Summary: " pray for our young religious and seminarians, for all of us will be judged on the basis of where we build–on the firm rock of obedience to God, or on shifting sand."

Thursday of the First Week in Lent

Reformation & Revolution

It is the happy decision of the Church that brings us so much of the prophet Isaiah as we celebrate the time of expectation, the time of Advent. Isaiah was a prophet of hope in a time of social and religious and political upheaval. Clearly in the 21st century hope is exactly what we need, as it was what the Israelites of Isaiah needed, because the times are evil. The promise we just heard is clear: “Open the gates, that the righteous nation which keeps faith may enter in.” So hope is conditioned on faith and righteousness. If we are missing either, we will not enter into the kingdom. Jesus says the same way in another way: “Not every one who says to me, `Lord, Lord,' shall enter the kingdom of heaven, but he who does the will of my Father who is in heaven.” We will in a moment be saying “Lord hear our prayer.” Participating in worship, hearing God’s word, even taking communion are actions that are necessary for our salvation, but they are not sufficient. Our response to God’s invitation must also involve keeping His commandments, following the law that is engraved on our hearts. That’s the way to build our spiritual and moral lives on the firm foundation of Jesus Christ. That’s the way He wants for the Church, the way to the kingdom of God.

We’ve seen over the past three months how in the fourteenth and fifteenth centuries there was a slow decline in European Catholics’ willingness to do the will of the Father. There were important factors out of their control–the Black Death, the return of atheistic philosophy, the decline of scholastic philosophy, the cynical Machiavellian politicians, the attacks of radical Islam and the Ottoman empire. But the factors in their control were terrible in their effects on all who nominally followed Christ–from popes and bishops to the people and armies. Christ’s law of love was being lived, yes, but by far too few of His baptized.

There’s an old saying, “in the land of the blind, the one-eyed man is King.” At the beginning of the sixteenth century there were many leaders with one working eye, and they attracted followers. One was an Augustinian monk, Martin Luder. He later changed his spelling to “Luther.” He was bright and articulate and for his day well-learned. His father, Hans, was a silver mine operator who could afford to educate his eldest son. The relationship between the two was at least tense, perhaps even stormy. We get our idea about God the Father from His family representative, our human father, so that explains a lot about Luther’s early understanding of God, and his desire to not make God angry. Luther was sent to the town of Eisenach for schooling. There he lived with a family of his mother’s relatives, who embraced a Franciscan lifestyle. So he had to sing or beg for money from time to time, and it obviously irritated him to do so, for after he revolted, he often preached against mendicant religious orders. There he seems to have developed a piety that was quite feminine, and centered on the blessed Virgin Mary and St. Anne. From there he went on to university in Erfurt at age eighteen.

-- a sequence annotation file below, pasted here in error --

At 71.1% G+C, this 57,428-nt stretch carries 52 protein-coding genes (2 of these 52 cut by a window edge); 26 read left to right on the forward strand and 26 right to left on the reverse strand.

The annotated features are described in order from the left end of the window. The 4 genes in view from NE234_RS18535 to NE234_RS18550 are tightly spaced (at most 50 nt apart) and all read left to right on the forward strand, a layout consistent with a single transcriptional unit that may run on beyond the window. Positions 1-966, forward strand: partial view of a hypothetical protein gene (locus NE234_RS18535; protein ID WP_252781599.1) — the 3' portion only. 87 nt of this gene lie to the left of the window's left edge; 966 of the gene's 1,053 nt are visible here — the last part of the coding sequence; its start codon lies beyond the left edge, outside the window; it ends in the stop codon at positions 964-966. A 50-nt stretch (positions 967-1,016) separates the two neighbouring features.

All students had to read philosophy, but it was not scholastic philosophy. Much of Europe had fallen under the influence of William of Ockham, whose philosophy eliminated categories and stressed basing every statement on empirical evidence. During that time he was in danger of dying twice–the first from an accidental injury and the second from a violent storm. After the injury, he invoked the Blessed Virgin and was miraculously healed. During the second, so he related later, he was so fearful that he vowed to St. Anne to save him and he would become a monk. He then joined the Augustinian monastery, a strict branch of that order, at the age of about twenty-two. He would be a priest and theologian, not a lawyer as his father wanted. That had to make worse their already tense relationship.

Clearly, he did not have a vocation to consecrated life. But he was bright and eager and obedient. Remarkably, he was ordained after only two years of religious life.

When I read this, I began to realize why the Council of Trent later acted to improve the education of priests and religious, and why discernment is a major part of any vocation to either state of life. It causes me to want to pray for our young religious and seminarians, for all of us will be judged on the basis of where we build–on the firm rock of obedience to God, or on shifting sand.